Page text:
verb (used with object), ex·ac·er·bat·ed, ex·ac·er·bat·ing.
Origin of exacerbate
Examples from the Web for exacerbated
The panic is exacerbated when those still working presumably safely in the affected areas are worried, too.
As with the drug trade, much of the violence associated with sex work is exacerbated by its illegality.
This was exacerbated by two years in Turkey where he says, “the only option is to live underground and survive.”
The problem has been exacerbated as programs become fewer and larger.Why the World’s Armies Don’t Want U.S. Tech Anymore|Bill Sweetman|July 14, 2014|DAILY BEAST
But Cantor also exacerbated things by failing at attempts to play internal politics within the Republican Party of Virginia.
And by reason of his exacerbated temper he became the most personal writer of his generation.Egoists|James Huneker
The scene of the night before, which ought to have exacerbated his senses, produced exactly the opposite effect.L-bas|J. K. Huysmans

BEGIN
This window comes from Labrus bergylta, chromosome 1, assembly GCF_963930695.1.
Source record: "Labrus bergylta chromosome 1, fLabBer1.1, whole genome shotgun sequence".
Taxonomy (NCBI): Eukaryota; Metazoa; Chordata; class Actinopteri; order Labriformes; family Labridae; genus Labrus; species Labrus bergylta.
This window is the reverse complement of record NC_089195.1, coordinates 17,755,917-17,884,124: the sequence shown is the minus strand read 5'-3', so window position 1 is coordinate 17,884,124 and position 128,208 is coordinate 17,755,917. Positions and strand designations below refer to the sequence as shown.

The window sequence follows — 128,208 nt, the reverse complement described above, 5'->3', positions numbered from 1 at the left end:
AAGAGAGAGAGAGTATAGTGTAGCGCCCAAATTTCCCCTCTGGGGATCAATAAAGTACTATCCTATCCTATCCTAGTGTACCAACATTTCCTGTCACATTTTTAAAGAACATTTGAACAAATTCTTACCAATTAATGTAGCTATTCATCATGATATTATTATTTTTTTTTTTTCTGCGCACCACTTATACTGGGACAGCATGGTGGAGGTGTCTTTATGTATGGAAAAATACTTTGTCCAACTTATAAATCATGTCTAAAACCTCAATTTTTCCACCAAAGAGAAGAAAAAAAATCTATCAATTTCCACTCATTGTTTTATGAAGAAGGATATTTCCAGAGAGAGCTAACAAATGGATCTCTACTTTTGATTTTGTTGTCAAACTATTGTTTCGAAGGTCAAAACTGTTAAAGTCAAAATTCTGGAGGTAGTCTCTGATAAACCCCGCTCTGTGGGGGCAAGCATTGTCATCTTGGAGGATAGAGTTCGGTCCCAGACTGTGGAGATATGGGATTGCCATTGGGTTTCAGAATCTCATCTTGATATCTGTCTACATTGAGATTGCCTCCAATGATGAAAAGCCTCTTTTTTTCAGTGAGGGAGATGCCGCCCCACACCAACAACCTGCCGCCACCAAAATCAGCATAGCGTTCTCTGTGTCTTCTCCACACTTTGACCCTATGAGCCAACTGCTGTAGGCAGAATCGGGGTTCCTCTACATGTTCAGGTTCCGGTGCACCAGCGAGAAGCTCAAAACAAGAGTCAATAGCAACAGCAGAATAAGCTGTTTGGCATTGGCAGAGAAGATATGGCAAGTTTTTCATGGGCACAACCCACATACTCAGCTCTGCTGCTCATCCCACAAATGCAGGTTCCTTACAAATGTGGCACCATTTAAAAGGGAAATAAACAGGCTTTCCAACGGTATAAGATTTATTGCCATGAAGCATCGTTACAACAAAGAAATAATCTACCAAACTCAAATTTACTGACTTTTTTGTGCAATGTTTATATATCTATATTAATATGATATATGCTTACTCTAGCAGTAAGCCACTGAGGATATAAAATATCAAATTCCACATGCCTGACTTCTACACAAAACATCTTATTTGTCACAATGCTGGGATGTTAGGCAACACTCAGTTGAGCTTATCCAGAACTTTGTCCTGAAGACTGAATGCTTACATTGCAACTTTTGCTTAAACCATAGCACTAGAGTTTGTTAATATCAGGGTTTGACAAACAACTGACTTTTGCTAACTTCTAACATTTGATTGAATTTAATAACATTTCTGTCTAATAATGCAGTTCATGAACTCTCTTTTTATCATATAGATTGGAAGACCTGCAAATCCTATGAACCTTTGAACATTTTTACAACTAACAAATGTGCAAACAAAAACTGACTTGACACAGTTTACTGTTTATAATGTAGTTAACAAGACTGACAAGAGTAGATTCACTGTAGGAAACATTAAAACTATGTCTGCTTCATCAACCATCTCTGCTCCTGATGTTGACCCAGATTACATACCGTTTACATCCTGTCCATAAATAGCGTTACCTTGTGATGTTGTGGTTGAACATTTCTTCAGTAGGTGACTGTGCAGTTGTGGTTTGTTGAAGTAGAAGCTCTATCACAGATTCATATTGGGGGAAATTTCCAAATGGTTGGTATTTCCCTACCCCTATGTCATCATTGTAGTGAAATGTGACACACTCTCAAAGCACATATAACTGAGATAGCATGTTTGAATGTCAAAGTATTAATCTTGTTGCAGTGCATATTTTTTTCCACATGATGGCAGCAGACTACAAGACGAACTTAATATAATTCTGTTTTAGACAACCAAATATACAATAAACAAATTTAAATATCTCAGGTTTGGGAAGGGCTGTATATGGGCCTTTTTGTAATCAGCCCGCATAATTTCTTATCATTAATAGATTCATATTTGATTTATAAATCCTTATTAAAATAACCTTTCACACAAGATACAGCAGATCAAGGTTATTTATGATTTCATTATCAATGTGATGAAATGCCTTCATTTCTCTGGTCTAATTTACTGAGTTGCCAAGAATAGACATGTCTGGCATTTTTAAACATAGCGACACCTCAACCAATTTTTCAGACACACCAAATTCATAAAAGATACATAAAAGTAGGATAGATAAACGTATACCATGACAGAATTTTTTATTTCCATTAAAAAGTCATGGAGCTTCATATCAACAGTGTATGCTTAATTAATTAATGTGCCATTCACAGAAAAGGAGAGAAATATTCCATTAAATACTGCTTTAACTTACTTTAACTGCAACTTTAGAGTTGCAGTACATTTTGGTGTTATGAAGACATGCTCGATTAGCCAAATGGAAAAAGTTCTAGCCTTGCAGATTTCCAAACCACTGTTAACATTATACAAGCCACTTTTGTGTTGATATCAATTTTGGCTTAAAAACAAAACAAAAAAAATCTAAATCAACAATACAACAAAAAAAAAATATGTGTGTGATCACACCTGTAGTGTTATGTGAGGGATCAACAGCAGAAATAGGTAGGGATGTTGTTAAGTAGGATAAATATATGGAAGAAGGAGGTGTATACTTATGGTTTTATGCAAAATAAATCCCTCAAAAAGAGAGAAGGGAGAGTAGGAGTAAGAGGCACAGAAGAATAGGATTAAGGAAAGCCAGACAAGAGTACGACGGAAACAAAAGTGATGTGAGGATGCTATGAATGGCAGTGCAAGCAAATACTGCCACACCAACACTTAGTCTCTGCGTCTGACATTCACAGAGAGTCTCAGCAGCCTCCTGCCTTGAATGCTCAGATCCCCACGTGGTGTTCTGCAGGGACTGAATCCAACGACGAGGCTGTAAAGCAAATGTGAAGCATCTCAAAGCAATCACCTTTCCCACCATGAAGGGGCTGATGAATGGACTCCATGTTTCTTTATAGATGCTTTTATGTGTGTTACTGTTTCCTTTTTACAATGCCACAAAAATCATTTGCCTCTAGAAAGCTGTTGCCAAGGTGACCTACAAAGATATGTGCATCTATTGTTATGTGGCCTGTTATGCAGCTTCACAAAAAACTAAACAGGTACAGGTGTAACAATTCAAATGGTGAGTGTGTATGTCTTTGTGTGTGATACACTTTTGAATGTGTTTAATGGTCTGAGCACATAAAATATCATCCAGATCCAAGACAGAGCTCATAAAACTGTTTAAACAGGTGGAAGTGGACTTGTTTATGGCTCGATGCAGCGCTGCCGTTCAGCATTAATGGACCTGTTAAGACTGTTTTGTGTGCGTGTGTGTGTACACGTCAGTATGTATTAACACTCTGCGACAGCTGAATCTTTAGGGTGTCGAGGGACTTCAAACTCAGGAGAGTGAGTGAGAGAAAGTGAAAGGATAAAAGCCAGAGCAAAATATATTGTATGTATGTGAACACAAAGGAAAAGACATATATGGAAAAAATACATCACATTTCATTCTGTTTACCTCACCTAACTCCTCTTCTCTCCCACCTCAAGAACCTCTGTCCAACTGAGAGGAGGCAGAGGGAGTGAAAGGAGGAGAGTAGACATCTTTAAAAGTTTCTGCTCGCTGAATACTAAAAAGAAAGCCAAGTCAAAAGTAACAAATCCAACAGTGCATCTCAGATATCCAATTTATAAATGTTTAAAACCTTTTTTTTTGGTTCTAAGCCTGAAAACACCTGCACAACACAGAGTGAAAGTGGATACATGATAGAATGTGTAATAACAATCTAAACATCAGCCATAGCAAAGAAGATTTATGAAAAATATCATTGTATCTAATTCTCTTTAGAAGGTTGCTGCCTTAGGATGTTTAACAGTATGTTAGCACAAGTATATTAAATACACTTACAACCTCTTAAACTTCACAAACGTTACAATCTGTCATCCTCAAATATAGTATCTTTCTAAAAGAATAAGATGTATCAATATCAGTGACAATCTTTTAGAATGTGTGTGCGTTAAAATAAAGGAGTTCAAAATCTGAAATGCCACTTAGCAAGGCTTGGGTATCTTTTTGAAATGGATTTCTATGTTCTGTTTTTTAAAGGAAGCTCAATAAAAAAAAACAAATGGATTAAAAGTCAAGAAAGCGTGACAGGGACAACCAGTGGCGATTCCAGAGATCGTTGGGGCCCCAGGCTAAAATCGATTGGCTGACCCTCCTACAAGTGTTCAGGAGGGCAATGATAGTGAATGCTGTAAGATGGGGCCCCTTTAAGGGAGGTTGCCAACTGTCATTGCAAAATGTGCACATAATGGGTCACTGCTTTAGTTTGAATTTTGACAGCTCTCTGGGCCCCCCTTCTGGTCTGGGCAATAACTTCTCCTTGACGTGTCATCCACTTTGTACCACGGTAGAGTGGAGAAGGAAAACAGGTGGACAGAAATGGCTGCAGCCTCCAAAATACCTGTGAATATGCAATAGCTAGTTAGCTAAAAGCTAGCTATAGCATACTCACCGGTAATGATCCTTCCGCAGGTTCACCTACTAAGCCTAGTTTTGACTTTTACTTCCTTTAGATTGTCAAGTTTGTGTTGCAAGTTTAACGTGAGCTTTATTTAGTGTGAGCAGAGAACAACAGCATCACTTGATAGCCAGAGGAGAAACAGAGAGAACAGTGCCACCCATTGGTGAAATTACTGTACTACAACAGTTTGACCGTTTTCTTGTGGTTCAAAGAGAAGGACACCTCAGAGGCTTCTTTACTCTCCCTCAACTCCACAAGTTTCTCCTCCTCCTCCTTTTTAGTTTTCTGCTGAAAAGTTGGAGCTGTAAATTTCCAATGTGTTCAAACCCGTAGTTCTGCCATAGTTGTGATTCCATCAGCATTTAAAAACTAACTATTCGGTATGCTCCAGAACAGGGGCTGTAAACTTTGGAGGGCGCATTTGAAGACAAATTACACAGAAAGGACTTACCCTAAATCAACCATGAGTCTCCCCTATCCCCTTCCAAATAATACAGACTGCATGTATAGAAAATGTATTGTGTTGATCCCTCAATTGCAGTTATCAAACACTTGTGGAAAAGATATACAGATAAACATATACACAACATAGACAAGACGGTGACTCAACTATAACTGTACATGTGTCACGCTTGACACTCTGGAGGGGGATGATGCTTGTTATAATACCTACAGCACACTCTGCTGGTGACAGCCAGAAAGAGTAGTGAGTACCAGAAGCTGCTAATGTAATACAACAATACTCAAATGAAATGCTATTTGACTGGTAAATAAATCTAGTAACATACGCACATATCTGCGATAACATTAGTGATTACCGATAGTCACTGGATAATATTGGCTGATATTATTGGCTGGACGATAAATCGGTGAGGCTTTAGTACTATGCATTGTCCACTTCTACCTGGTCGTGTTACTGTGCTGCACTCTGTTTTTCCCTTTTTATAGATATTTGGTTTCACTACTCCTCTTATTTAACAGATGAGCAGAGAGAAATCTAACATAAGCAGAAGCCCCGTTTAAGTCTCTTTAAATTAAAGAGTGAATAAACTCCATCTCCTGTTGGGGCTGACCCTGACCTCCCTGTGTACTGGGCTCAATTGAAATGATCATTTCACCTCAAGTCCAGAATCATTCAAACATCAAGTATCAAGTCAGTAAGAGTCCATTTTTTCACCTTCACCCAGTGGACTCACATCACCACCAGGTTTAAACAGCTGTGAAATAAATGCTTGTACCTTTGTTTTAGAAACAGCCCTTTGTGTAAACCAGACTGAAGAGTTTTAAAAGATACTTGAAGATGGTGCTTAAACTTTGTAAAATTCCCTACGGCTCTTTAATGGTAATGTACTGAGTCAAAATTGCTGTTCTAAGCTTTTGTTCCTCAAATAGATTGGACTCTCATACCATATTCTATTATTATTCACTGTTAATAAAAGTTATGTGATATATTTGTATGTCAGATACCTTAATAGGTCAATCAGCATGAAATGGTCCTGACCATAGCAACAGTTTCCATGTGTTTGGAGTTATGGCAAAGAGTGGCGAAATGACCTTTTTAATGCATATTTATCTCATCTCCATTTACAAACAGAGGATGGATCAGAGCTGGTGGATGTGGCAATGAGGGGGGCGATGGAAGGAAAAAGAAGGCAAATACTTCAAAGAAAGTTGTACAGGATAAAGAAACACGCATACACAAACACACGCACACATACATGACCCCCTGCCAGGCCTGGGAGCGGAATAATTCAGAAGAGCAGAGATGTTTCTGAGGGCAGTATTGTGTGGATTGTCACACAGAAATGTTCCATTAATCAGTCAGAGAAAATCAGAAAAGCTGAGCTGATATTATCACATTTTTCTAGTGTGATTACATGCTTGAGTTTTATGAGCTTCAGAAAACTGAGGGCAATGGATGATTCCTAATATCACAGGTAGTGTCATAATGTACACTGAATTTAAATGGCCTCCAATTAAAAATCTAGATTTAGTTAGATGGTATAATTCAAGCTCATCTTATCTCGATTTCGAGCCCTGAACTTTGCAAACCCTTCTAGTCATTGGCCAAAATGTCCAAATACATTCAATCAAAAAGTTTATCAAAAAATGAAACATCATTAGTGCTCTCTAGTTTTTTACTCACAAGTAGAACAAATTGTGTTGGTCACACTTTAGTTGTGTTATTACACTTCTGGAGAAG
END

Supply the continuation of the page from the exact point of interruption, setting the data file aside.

The pains are not exacerbated at night, but, on the contrary, are often more severe by day.
It exacerbated the feelings of the nation's largest minority toward the Army and multiplied demands for change.Integration of the Armed Forces, 1940-1965|Morris J. MacGregor, Jr.
What exacerbated his feeling about Mrs. Harrowdean was a new line she had recently taken with regard to Mrs. Britling.Mr. Britling Sees It Through|H. G. Wells
British Dictionary definitions for exacerbated
Word Origin for exacerbate
Word Origin and History for exacerbated
1650s, a back-formation from exacerbation or else from Latin exacerbatus, past participle of exacerbare (see exacerbation). Related: Exacerbated; exacerbating.